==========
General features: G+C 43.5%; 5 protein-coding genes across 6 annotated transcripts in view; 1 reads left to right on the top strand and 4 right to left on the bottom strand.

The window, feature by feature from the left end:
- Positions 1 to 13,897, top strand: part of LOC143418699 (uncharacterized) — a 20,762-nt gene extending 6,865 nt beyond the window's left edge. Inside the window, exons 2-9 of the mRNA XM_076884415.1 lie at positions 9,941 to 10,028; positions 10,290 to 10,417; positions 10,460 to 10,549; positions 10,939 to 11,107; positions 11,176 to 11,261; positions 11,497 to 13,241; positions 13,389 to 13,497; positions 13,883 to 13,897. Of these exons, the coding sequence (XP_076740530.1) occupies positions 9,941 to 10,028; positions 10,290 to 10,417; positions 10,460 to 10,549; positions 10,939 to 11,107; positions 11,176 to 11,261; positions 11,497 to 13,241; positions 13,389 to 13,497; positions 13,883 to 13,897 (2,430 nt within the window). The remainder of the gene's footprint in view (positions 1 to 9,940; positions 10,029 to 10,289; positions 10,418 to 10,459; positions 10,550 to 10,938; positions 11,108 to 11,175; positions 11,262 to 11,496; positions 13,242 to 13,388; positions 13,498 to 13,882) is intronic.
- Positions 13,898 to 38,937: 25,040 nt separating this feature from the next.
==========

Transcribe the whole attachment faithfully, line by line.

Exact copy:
General features: G+C 43.5%; 5 protein-coding genes across 6 annotated transcripts in view; 1 reads left to right on the top strand and 4 right to left on the bottom strand.

The window, feature by feature from the left end:
- Positions 1 to 13,897, top strand: part of LOC143418699 (uncharacterized) — a 20,762-nt gene extending 6,865 nt beyond the window's left edge. Inside the window, exons 2-9 of the mRNA XM_076884415.1 lie at positions 9,941 to 10,028; positions 10,290 to 10,417; positions 10,460 to 10,549; positions 10,939 to 11,107; positions 11,176 to 11,261; positions 11,497 to 13,241; positions 13,389 to 13,497; positions 13,883 to 13,897. Of these exons, the coding sequence (XP_076740530.1) occupies positions 9,941 to 10,028; positions 10,290 to 10,417; positions 10,460 to 10,549; positions 10,939 to 11,107; positions 11,176 to 11,261; positions 11,497 to 13,241; positions 13,389 to 13,497; positions 13,883 to 13,897 (2,430 nt within the window). The remainder of the gene's footprint in view (positions 1 to 9,940; positions 10,029 to 10,289; positions 10,418 to 10,459; positions 10,550 to 10,938; positions 11,108 to 11,175; positions 11,262 to 11,496; positions 13,242 to 13,388; positions 13,498 to 13,882) is intronic.
- Positions 13,898 to 38,937: 25,040 nt separating this feature from the next.